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The joint use of a radar in Azerbaijan would not remove the threat of a missile attack from Iran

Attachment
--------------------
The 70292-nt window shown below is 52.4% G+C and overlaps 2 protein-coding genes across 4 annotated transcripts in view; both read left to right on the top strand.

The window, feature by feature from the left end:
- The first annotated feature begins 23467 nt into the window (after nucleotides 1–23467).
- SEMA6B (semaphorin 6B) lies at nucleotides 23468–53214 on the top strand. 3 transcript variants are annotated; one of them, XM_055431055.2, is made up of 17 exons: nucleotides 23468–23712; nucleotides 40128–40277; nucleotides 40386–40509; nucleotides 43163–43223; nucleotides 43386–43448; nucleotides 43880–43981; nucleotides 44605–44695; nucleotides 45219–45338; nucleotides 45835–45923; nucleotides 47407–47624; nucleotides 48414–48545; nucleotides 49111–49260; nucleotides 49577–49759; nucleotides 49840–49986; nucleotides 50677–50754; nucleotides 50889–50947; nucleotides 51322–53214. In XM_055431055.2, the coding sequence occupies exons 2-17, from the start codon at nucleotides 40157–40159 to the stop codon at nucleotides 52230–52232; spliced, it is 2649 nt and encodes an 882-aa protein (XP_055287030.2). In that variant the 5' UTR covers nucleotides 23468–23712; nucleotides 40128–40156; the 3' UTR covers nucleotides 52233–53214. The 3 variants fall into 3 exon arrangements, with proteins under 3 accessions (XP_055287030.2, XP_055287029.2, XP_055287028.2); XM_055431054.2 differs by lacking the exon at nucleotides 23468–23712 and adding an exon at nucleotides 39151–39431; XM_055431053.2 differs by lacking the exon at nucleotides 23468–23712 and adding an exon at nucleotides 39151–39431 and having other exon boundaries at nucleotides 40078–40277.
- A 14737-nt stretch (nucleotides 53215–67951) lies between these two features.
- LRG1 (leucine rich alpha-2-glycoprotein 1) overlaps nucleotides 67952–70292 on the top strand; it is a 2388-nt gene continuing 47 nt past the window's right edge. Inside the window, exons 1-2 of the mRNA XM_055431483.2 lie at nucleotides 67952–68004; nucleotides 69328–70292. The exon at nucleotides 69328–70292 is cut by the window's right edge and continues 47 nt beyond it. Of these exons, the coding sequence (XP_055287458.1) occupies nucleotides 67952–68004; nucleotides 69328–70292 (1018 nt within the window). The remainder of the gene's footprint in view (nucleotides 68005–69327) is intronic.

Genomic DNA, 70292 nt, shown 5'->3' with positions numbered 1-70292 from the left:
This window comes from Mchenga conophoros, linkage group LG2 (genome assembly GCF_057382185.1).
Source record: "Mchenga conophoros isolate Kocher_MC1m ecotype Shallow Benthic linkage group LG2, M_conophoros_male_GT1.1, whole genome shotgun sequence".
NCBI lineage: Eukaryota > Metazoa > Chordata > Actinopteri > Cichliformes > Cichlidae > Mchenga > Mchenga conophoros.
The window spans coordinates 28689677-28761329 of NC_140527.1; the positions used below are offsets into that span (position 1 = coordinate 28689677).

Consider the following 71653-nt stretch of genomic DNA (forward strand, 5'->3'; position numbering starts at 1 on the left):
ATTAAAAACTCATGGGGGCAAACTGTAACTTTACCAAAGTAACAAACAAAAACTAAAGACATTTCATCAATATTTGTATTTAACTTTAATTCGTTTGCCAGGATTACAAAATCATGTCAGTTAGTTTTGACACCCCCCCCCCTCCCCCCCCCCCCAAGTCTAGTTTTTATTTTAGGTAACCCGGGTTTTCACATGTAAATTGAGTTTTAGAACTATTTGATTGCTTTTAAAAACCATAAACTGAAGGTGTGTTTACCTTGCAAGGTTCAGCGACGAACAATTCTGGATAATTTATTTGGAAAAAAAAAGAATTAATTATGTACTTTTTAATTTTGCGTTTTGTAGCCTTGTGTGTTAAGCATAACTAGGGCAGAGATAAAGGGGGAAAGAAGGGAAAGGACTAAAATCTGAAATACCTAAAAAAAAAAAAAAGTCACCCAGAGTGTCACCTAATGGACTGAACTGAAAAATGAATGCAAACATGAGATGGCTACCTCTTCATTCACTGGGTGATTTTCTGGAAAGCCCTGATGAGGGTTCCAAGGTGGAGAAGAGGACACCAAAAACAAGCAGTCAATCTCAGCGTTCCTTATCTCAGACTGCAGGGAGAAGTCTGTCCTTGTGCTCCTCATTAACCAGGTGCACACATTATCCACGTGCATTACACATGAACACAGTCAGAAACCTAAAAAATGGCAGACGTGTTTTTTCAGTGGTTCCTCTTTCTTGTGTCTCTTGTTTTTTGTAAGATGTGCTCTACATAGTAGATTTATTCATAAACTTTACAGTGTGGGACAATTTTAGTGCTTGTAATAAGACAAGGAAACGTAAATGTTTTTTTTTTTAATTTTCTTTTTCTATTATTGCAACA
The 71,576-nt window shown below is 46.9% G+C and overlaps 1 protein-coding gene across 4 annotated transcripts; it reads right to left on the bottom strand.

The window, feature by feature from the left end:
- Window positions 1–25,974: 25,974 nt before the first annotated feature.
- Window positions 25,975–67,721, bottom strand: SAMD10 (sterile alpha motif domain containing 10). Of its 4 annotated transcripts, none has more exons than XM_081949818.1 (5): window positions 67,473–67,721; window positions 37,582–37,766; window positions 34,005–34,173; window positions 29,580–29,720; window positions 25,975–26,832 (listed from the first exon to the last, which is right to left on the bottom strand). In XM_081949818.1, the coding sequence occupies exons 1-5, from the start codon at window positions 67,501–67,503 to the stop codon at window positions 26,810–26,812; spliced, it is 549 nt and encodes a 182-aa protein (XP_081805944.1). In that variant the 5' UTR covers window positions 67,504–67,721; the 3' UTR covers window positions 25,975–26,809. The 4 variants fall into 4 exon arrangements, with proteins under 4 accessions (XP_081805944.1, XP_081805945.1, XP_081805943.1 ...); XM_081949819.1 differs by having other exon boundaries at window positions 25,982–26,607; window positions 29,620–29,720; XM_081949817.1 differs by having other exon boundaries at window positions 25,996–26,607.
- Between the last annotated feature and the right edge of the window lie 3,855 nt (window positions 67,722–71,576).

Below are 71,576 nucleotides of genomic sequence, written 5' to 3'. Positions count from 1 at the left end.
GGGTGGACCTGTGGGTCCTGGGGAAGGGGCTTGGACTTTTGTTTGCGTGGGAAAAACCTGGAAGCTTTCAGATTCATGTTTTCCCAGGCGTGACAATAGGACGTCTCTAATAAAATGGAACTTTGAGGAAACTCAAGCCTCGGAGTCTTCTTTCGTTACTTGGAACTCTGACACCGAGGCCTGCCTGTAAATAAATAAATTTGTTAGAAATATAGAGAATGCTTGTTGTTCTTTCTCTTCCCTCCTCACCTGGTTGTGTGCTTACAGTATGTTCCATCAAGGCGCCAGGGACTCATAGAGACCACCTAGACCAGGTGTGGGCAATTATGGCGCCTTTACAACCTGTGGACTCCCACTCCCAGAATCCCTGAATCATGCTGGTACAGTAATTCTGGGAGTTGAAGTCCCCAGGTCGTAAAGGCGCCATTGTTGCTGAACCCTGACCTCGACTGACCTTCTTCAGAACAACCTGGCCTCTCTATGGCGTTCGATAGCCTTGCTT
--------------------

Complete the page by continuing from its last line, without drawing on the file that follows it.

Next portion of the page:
The joint use of a radar in Azerbaijan, which Russia has proposed to Washington, would not remove the threat of a missile attack from Iran, the U.S. missile defense chief said Friday. President Vladimir Putin proposed earlier in June that the U.S. use a powerful radar station Russia leases from the Caucasus state to monitor possible attacks from Iran and North Korea instead of opening installations in Central Europe, which Moscow regards as a threat to its security. In an interview with Japan's Yomiuri newspaper published Friday, Henry Obering, head of the United States Missile Defense Agency, said if Washington accepted Russia's proposal it would remain exposed to Iran's missile strikes, but he hailed the offer as a very friendly move. Obering said installing a radar in the Czech Republic and a missile base in Poland was the best possible decision given studies of the possible flight trajectories of long-range ballistic missiles the Islamic Republic was working on at the moment. He said the bases in Europe would be opened in 2011-2013. Putin's proposal at a Group of Eight leading industrialized nations summit in Germany marked a thaw in relations between Moscow and Washington after weeks of tensions over U.S. missile shield plans in Europe, when Putin threatened to point Russian warheads at Europe in a flashback to the Cold War confrontation. Obering said Washington was studying the possibility of using the radar in Azerbaijan, an oil-rich nation bordering on Iran. He said sharing information on detected launches from Iran could be useful to the U.S. military. If Russia joined the missile defense shield being created, it would be a strong message to Iran and North Korea, Obering said. Azerbaijan's president reiterated Friday that he was prepared to discuss details of Russia-U.S. cooperation at the Gabala radar station if Moscow and Washington continued their dialogue on the matter. Bush earlier said Putin's proposal needed discussion between military experts. But Ilkhan Aliyev said he was opposed to opening new bases in his country, in an apparent reference to Russia's concerns about earlier reports on U.S. military plans for the South Caucasus region. Cooperation should be confined to "sharing radar data, and there is no need to build new facilities," Aliyev said, adding that foreign military contingents were not necessary in the country either. NATO defense ministers are expected to study possible political and military consequences of U.S. plans to extend its missile shield to Europe for the NATO theater missile defense. NATO Spokesman James Appathurai said Friday the study would be completed by February 2008, two months ahead of a NATO summit in Romania. He said NATO countries had backed the plans, and the alliance had suggested linking Europe's missile defenses to the mulled U.S. installations. Russian Defense Minister Anatoly Serdyukov is expected to meet with Pentagon chief Robert Gates in Brussels Friday on the sidelines of a two-day session of NATO defense ministers to discuss the missile shield plans, among other issues, a member of the Russian delegation said.
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